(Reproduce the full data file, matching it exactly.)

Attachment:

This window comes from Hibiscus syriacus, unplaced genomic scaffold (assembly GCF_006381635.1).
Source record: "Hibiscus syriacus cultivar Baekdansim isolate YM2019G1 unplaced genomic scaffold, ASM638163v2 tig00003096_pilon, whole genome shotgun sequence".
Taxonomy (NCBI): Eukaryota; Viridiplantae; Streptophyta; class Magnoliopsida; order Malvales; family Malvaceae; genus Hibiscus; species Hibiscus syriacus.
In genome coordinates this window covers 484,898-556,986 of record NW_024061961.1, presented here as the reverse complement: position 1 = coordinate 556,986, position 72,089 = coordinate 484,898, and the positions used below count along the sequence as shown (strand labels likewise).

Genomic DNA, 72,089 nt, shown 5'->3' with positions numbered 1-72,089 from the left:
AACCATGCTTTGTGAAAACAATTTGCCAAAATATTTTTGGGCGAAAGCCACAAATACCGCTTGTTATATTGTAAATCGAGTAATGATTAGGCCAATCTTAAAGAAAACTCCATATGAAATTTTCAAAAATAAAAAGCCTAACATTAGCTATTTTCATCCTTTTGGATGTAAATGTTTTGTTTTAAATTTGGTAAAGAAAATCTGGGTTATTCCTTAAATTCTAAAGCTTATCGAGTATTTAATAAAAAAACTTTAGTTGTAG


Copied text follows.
This window comes from Hibiscus syriacus, unplaced genomic scaffold (assembly GCF_006381635.1).
Source record: "Hibiscus syriacus cultivar Baekdansim isolate YM2019G1 unplaced genomic scaffold, ASM638163v2 tig00003096_pilon, whole genome shotgun sequence".
Taxonomy (NCBI): Eukaryota; Viridiplantae; Streptophyta; class Magnoliopsida; order Malvales; family Malvaceae; genus Hibiscus; species Hibiscus syriacus.
In genome coordinates this window covers 484,898-556,986 of record NW_024061961.1, presented here as the reverse complement: position 1 = coordinate 556,986, position 72,089 = coordinate 484,898, and the positions used below count along the sequence as shown (strand labels likewise).

Genomic DNA, 72,089 nt, shown 5'->3' with positions numbered 1-72,089 from the left:
AACCATGCTTTGTGAAAACAATTTGCCAAAATATTTTTGGGCGAAAGCCACAAATACCGCTTGTTATATTGTAAATCGAGTAATGATTAGGCCAATCTTAAAGAAAACTCCATATGAAATTTTCAAAAATAAAAAGCCTAACATTAGCTATTTTCATCCTTTTGGATGTAAATGTTTTGTTTTAAATTTGGTAAAGAAAATCTGGGTTATTCCTTAAATTCTAAAGCTTATCGAGTATTTAATAAAAAAACTTTAGTTGTAG